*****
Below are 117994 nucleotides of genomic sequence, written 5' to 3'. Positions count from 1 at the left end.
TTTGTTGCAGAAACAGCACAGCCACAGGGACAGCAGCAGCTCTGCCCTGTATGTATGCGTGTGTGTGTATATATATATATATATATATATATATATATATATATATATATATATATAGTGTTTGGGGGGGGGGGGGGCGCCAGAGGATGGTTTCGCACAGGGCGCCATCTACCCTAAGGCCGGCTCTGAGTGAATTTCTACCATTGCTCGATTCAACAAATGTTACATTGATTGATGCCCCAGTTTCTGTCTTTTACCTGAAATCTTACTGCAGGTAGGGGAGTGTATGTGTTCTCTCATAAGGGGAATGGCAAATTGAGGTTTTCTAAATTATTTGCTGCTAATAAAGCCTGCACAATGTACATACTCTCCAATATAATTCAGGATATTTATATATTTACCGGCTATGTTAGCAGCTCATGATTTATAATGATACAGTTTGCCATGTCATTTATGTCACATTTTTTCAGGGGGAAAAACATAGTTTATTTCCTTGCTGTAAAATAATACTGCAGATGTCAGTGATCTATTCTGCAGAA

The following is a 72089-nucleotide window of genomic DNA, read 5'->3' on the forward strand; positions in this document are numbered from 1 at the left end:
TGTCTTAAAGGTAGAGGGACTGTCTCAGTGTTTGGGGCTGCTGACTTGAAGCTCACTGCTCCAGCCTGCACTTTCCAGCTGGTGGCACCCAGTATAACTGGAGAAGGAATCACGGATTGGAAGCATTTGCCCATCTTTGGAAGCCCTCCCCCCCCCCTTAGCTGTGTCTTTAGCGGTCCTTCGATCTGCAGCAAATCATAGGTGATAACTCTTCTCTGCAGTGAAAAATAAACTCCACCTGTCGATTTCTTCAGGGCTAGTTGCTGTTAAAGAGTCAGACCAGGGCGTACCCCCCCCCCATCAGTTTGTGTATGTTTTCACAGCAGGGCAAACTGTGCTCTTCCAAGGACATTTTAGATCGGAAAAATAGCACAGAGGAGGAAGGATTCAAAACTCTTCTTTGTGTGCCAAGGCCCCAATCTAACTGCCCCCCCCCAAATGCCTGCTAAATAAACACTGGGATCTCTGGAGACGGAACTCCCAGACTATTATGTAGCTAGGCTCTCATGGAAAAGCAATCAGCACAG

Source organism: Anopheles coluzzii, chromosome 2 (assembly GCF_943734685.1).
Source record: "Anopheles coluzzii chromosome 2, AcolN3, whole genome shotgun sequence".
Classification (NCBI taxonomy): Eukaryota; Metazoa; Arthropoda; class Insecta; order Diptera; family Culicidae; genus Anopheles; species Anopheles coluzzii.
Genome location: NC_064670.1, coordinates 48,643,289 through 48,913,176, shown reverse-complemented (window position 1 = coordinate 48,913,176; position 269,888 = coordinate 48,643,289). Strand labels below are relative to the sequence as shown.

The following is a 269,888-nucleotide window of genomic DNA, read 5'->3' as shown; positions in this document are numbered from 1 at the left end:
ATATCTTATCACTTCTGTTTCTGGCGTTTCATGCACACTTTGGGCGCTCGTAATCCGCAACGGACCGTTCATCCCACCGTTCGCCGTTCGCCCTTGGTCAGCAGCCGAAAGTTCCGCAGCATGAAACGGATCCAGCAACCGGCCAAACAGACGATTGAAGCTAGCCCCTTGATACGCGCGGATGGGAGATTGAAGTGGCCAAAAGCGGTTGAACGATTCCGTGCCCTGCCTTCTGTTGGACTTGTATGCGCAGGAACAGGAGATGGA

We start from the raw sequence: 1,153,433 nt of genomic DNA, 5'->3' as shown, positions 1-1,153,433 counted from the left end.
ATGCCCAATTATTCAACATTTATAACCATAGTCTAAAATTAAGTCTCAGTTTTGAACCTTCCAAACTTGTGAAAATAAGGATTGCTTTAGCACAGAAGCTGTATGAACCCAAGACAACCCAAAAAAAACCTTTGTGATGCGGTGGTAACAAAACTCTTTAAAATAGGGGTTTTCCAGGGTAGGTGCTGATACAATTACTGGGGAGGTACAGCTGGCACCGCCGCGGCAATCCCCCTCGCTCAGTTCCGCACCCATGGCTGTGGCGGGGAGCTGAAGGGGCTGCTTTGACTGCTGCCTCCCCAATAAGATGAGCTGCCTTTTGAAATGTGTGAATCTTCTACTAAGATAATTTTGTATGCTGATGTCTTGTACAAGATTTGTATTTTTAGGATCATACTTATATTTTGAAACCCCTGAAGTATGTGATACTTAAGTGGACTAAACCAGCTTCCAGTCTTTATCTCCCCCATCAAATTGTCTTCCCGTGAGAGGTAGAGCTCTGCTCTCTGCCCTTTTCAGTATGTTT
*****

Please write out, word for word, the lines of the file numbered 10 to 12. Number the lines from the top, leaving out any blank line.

ATATCTTATCACTTCTGTTTCTGGCGTTTCATGCACACTTTGGGCGCTCGTAATCCGCAACGGACCGTTCATCCCACCGTTCGCCGTTCGCCCTTGGTCAGCAGCCGAAAGTTCCGCAGCATGAAACGGATCCAGCAACCGGCCAAACAGACGATTGAAGCTAGCCCCTTGATACGCGCGGATGGGAGATTGAAGTGGCCAAAAGCGGTTGAACGATTCCGTGCCCTGCCTTCTGTTGGACTTGTATGCGCAGGAACAGGAGATGGA

We start from the raw sequence: 1,153,433 nt of genomic DNA, 5'->3' as shown, positions 1-1,153,433 counted from the left end.
ATGCCCAATTATTCAACATTTATAACCATAGTCTAAAATTAAGTCTCAGTTTTGAACCTTCCAAACTTGTGAAAATAAGGATTGCTTTAGCACAGAAGCTGTATGAACCCAAGACAACCCAAAAAAAACCTTTGTGATGCGGTGGTAACAAAACTCTTTAAAATAGGGGTTTTCCAGGGTAGGTGCTGATACAATTACTGGGGAGGTACAGCTGGCACCGCCGCGGCAATCCCCCTCGCTCAGTTCCGCACCCATGGCTGTGGCGGGGAGCTGAAGGGGCTGCTTTGACTGCTGCCTCCCCAATAAGATGAGCTGCCTTTTGAAATGTGTGAATCTTCTACTAAGATAATTTTGTATGCTGATGTCTTGTACAAGATTTGTATTTTTAGGATCATACTTATATTTTGAAACCCCTGAAGTATGTGATACTTAAGTGGACTAAACCAGCTTCCAGTCTTTATCTCCCCCATCAAATTGTCTTCCCGTGAGAGGTAGAGCTCTGCTCTCTGCCCTTTTCAGTATGTTT